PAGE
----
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3 former Camsing Healthcare independent directors explain why they resigned

THE three former independent directors of Camsing Healthcare on Friday night explained to the Singapore Exchange RegCo why they resigned when the company's audit matters had yet to be resolved.

In a 12-page filing, Messrs Lau Chin Hock Kenneth Raphael, Ong Wei Jin and Maurice Tan Huck Liang detailed, among other things, the company management's tardy approach relating to the discovery made by the auditors that certain China customers were unable to sell goods previously purchased from the company's subsidiary Nature's Farm and that they had entered into an agreement to consign the goods back to Nature's Farm. 

The three independent directors (IDs) had formed Camsing's previous audit committee.

They highlighted several key considerations that led to their decision to resign on Mar 20 this year.

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"We were of the opinion that management did not take the audit matters seriously," the three former IDs said.

From as early as Dec 7, 2018, the auditors already had concerns with the audit, which were conveyed to Mr Lau. Up until a special board meeting on Mar 8 this year, the management had more than ample time of about three months to resolve the auditors' concerns. "Yet, we understand from the auditors that the management had either not responded or only given partial responses."

Furthermore, executive chairperson Lo Ching and executive director Liu Hui did not attend a special board meeting convened on Mar 8 solely to address the auditors' concerns. Neither did the duo attend a second special board meeting on Mar 13 on the same matter, despite "having been warned about the seriousness of the auditors' concerns".

The former IDs also said they were of the opinion that management did not take corporate governance seriously. "We formed this opinion based on our past experience with management, where we faced resistance when we urged them to take steps that would enhance corporate governance."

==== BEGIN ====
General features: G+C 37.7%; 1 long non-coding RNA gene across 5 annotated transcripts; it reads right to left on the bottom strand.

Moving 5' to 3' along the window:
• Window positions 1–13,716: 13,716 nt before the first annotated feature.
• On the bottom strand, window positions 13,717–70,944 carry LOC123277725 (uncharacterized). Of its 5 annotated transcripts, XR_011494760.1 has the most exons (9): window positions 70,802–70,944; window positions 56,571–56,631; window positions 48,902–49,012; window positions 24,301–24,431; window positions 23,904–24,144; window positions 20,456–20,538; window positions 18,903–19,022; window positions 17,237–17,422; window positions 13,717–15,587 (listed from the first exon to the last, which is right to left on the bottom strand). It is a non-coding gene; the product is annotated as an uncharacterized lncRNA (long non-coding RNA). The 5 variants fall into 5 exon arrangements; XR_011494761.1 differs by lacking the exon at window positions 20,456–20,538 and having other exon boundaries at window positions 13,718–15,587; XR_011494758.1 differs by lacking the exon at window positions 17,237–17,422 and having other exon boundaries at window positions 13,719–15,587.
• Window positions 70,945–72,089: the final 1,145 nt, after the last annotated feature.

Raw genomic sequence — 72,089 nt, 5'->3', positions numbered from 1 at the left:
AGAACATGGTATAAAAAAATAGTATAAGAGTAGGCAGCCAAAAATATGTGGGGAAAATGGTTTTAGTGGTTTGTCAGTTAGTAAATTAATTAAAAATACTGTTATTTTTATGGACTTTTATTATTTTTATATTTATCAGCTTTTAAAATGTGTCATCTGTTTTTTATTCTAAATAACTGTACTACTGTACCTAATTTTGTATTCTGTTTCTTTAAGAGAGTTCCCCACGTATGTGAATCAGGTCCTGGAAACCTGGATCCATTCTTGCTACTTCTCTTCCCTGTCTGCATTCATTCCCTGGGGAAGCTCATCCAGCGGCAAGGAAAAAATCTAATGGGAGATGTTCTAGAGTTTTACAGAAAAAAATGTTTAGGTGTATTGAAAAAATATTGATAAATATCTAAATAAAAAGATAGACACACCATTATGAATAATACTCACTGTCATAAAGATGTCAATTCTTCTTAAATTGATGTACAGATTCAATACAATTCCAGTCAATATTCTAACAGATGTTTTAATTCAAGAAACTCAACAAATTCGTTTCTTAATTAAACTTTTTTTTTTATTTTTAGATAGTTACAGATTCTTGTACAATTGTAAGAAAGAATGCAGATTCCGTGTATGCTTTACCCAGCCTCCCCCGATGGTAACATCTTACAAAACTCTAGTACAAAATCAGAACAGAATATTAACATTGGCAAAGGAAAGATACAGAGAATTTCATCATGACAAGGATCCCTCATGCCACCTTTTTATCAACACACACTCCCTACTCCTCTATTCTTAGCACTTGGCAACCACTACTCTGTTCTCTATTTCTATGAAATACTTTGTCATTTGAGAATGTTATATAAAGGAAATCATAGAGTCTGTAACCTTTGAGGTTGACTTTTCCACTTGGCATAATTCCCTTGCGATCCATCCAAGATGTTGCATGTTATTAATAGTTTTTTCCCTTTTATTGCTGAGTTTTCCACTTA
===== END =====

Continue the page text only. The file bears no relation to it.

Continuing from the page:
For instance, in October 2018, the former IDs discovered that the company's chief executive officer, Hua Min, on behalf of Nature's Farm, had entered into a transaction to purchase from Global Biotech Medical Inc 5,000 brainwave-detecting headbands, made by a company called BrainCo.

That deal drew the former IDs' attention because the company had paid Global Biotech the full contract sum of HK$15.6 million (about S$2.8 million at the time) shortly upon signing the agreement, even before the first batch of goods was received. Moreover, publicly available information indicated that those BrainCo devices were being trialled in China and it was unclear whether they had commercial potential.

"To us, this was most imprudent," said the former IDs.

Following the audit committee's conference call and meeting with Mr Hua last November, he eventually agreed to change the terms of the deal via a supplemental agreement and get a 90 per cent refund on the HK$15.6 million full contract sum. However, as at the date of the IDs' resignation on Mar 20, the company had yet to receive the 90 per cent refund under the supplemental agreement signed on Jan 12.

Despite the IDs' warnings to Ms Lo and Ms Liu on Mar 13 and Mar 20 that they would resign if management failed to provide the auditors with a satisfactory explanation to address their concerns, the duo still failed to satisfy the auditors on Mar 20.

"... the issue we faced was this: do we resign to show that we meant what we said, or do we resile? We felt that we could not resile. If we resiled and remained as IDs, management would be even less inclined to listen to us and we would be ineffective as IDs."

After "careful deliberation and much debate, we decided that we should resign to force management to deal with the issues that they had been avoiding for months".

The three former IDs concluded: "With the benefit of hindsight, we should have consulted SGX RegCo, and we apologise for not having done so."